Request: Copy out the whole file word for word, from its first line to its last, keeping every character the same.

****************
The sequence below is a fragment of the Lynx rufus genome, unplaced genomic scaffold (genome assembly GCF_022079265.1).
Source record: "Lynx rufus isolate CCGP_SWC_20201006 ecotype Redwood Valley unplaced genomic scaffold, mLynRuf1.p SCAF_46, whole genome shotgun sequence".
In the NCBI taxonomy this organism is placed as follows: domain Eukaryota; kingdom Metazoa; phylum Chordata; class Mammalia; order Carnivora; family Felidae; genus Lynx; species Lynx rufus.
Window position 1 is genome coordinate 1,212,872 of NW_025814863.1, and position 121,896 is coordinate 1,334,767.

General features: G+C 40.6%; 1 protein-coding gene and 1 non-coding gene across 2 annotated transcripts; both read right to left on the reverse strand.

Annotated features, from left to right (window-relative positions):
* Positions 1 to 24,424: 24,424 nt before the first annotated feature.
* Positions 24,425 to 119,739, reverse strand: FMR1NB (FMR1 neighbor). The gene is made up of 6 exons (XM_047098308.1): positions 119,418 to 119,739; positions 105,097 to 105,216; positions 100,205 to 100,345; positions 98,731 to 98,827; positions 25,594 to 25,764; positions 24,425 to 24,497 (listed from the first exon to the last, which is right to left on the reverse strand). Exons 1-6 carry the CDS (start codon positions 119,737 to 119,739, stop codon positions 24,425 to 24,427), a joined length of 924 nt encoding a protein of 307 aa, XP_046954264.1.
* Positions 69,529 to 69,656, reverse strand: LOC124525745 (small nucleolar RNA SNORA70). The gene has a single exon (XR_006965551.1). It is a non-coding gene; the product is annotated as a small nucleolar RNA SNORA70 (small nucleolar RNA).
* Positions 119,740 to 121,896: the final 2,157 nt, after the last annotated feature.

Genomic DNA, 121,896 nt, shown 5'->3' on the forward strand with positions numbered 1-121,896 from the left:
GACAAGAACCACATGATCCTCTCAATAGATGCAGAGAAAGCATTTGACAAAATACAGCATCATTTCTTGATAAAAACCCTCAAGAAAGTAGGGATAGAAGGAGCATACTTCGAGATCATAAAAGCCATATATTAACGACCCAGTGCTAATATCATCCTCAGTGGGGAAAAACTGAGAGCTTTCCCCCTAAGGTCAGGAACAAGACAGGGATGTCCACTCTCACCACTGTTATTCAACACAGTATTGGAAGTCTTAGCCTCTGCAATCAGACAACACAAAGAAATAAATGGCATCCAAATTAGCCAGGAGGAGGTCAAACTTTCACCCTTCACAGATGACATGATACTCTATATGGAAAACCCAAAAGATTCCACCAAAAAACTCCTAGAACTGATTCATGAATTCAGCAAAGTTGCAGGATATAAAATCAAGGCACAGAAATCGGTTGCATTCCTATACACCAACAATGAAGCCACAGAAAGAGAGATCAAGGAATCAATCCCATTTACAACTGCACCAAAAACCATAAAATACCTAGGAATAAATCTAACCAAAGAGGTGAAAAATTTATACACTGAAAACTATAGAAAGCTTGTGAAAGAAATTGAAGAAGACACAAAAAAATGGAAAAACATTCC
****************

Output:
The sequence below is a fragment of the Lynx rufus genome, unplaced genomic scaffold (genome assembly GCF_022079265.1).
Source record: "Lynx rufus isolate CCGP_SWC_20201006 ecotype Redwood Valley unplaced genomic scaffold, mLynRuf1.p SCAF_46, whole genome shotgun sequence".
In the NCBI taxonomy this organism is placed as follows: domain Eukaryota; kingdom Metazoa; phylum Chordata; class Mammalia; order Carnivora; family Felidae; genus Lynx; species Lynx rufus.
Window position 1 is genome coordinate 1,212,872 of NW_025814863.1, and position 121,896 is coordinate 1,334,767.

General features: G+C 40.6%; 1 protein-coding gene and 1 non-coding gene across 2 annotated transcripts; both read right to left on the reverse strand.

Annotated features, from left to right (window-relative positions):
* Positions 1 to 24,424: 24,424 nt before the first annotated feature.
* Positions 24,425 to 119,739, reverse strand: FMR1NB (FMR1 neighbor). The gene is made up of 6 exons (XM_047098308.1): positions 119,418 to 119,739; positions 105,097 to 105,216; positions 100,205 to 100,345; positions 98,731 to 98,827; positions 25,594 to 25,764; positions 24,425 to 24,497 (listed from the first exon to the last, which is right to left on the reverse strand). Exons 1-6 carry the CDS (start codon positions 119,737 to 119,739, stop codon positions 24,425 to 24,427), a joined length of 924 nt encoding a protein of 307 aa, XP_046954264.1.
* Positions 69,529 to 69,656, reverse strand: LOC124525745 (small nucleolar RNA SNORA70). The gene has a single exon (XR_006965551.1). It is a non-coding gene; the product is annotated as a small nucleolar RNA SNORA70 (small nucleolar RNA).
* Positions 119,740 to 121,896: the final 2,157 nt, after the last annotated feature.

Genomic DNA, 121,896 nt, shown 5'->3' on the forward strand with positions numbered 1-121,896 from the left:
GACAAGAACCACATGATCCTCTCAATAGATGCAGAGAAAGCATTTGACAAAATACAGCATCATTTCTTGATAAAAACCCTCAAGAAAGTAGGGATAGAAGGAGCATACTTCGAGATCATAAAAGCCATATATTAACGACCCAGTGCTAATATCATCCTCAGTGGGGAAAAACTGAGAGCTTTCCCCCTAAGGTCAGGAACAAGACAGGGATGTCCACTCTCACCACTGTTATTCAACACAGTATTGGAAGTCTTAGCCTCTGCAATCAGACAACACAAAGAAATAAATGGCATCCAAATTAGCCAGGAGGAGGTCAAACTTTCACCCTTCACAGATGACATGATACTCTATATGGAAAACCCAAAAGATTCCACCAAAAAACTCCTAGAACTGATTCATGAATTCAGCAAAGTTGCAGGATATAAAATCAAGGCACAGAAATCGGTTGCATTCCTATACACCAACAATGAAGCCACAGAAAGAGAGATCAAGGAATCAATCCCATTTACAACTGCACCAAAAACCATAAAATACCTAGGAATAAATCTAACCAAAGAGGTGAAAAATTTATACACTGAAAACTATAGAAAGCTTGTGAAAGAAATTGAAGAAGACACAAAAAAATGGAAAAACATTCC